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Discipline on Consent: The Path of Agreement

Once upon a time, namely for the first 33 years of the Board’s existence, there was no provision in the procedural rules of the Disciplinary Board for a swift resolution when the parties agreed on the facts and the discipline. The only consent discipline allowed under the rules at that time was when a respondent submitted a voluntary statement of resignation and the Supreme Court ordered a disbarment on consent. In other matters, even if the Respondent did not desire to contest the facts and the parties were on the same page for discipline, they still had to go through the formality of convening a Hearing Committee, holding a hearing, and having a report filed, reviewed by the Board, and if necessary, forwarded to the Supreme Court for action. Stipulations of fact could resolve factual issues, and the parties could express their agreement as to the result in briefs, but the process went forward as if contested.

This process could result in additional hardship and expense for Respondents. As a result, in 2005 the Board took steps to establish a process for amicable agreements.

At its educational conference on July 16, 2004, the Board considered the topic of "Discipline on Consent". Ellyn Rosen, Associate Regulation Counsel with the American Bar Association Center for Professional Responsibility, attended the conference and presented information from other jurisdictions demonstrating that Pennsylvania was an outlier by limiting discipline on consent to disbarment. The Board authorized its Rules Committee to draft proposed amendments to the Rules of Disciplinary Enforcement to permit discipline on consent in cases which result in private discipline, public censure or suspension.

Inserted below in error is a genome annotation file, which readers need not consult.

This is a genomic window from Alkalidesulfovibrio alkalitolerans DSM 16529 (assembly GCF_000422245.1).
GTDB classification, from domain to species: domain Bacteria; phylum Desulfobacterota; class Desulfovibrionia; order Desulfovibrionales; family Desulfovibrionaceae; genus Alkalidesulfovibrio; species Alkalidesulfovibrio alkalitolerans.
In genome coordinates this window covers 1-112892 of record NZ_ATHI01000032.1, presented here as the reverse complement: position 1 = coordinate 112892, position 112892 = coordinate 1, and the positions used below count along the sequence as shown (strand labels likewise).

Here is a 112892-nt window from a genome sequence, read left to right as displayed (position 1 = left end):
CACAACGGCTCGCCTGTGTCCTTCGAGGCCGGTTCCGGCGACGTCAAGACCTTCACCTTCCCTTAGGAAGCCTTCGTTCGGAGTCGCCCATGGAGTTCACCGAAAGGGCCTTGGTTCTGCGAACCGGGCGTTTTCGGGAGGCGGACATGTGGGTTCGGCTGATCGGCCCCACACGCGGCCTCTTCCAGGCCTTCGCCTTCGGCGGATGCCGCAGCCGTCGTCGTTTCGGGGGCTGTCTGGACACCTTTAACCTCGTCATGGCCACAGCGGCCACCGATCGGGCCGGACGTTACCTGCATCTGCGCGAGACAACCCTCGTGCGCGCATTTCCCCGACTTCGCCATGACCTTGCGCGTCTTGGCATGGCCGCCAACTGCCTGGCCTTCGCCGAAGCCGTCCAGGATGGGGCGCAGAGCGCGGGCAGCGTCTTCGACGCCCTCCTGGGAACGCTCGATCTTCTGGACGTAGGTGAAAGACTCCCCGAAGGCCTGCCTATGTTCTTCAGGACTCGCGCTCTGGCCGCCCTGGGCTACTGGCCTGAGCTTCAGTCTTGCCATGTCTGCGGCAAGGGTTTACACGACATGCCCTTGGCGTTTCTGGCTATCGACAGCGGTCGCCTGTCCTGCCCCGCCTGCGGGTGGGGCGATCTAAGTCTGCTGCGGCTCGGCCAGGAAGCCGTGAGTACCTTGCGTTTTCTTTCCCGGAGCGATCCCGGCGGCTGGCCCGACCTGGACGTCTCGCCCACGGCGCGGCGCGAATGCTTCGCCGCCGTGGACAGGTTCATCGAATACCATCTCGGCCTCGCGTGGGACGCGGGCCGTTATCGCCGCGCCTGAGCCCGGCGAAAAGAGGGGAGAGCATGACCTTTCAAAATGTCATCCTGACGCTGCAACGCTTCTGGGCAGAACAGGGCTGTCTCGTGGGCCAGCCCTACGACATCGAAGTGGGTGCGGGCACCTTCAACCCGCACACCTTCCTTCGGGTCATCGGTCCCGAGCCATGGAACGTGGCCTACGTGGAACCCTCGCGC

At its meeting in September 2004, the Board reviewed the Rules Committee’s recommendations and approved publishing a Notice of Proposed Rulemaking proposing to amend Rule 215 of the Pennsylvania Rules of Disciplinary Enforcement (Pa.R.D.E.) to provide for the imposition of consent discipline in matters other than disbarment on consent.

On March 9, 2005, Board Chair Louis N. Teti sent to the Supreme Court a set of proposed amendments to Pa.R.D.E. 215, establishing the procedure for discipline on consent. On May 24, 2005, the Supreme Court amended Rule 215 to allow for discipline by Joint Petition in Support of Discipline on Consent.

Since then, Joint Petitions in Support of Discipline on Consent have increased dramatically and now form a significant portion of the disciplinary actions taken by the Board. In 2021, 17 Joint Petitions were filed, compared to 21 Petitions for Discipline to initiate formal disciplinary proceedings, a nearly equal number. Of the 17 Joint Petitions, the Board approved 15 petitions and denied one; one such case is still pending. The Board imposed three reprimands and filed recommendations with the Supreme Court in 12 cases. All 12 recommendations on consent were approved by the Supreme Court.

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